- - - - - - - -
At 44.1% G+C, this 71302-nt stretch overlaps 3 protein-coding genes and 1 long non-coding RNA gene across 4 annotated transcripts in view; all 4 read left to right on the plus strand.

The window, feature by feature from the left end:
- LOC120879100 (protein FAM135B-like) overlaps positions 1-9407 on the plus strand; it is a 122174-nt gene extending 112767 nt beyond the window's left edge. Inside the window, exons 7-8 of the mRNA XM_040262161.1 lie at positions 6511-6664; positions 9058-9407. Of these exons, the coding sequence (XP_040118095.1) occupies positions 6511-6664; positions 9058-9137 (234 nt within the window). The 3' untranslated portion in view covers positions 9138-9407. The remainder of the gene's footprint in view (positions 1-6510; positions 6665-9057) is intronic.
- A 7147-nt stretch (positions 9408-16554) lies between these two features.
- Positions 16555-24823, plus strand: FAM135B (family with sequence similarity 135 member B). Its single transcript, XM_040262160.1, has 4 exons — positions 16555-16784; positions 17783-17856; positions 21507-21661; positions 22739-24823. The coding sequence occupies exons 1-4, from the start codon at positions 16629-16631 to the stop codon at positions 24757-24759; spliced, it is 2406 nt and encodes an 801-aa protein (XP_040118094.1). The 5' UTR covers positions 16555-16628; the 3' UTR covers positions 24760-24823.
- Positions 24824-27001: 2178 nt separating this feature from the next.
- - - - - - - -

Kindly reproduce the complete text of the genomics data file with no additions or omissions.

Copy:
At 44.1% G+C, this 71302-nt stretch overlaps 3 protein-coding genes and 1 long non-coding RNA gene across 4 annotated transcripts in view; all 4 read left to right on the plus strand.

The window, feature by feature from the left end:
- LOC120879100 (protein FAM135B-like) overlaps positions 1-9407 on the plus strand; it is a 122174-nt gene extending 112767 nt beyond the window's left edge. Inside the window, exons 7-8 of the mRNA XM_040262161.1 lie at positions 6511-6664; positions 9058-9407. Of these exons, the coding sequence (XP_040118095.1) occupies positions 6511-6664; positions 9058-9137 (234 nt within the window). The 3' untranslated portion in view covers positions 9138-9407. The remainder of the gene's footprint in view (positions 1-6510; positions 6665-9057) is intronic.
- A 7147-nt stretch (positions 9408-16554) lies between these two features.
- Positions 16555-24823, plus strand: FAM135B (family with sequence similarity 135 member B). Its single transcript, XM_040262160.1, has 4 exons — positions 16555-16784; positions 17783-17856; positions 21507-21661; positions 22739-24823. The coding sequence occupies exons 1-4, from the start codon at positions 16629-16631 to the stop codon at positions 24757-24759; spliced, it is 2406 nt and encodes an 801-aa protein (XP_040118094.1). The 5' UTR covers positions 16555-16628; the 3' UTR covers positions 24760-24823.
- Positions 24824-27001: 2178 nt separating this feature from the next.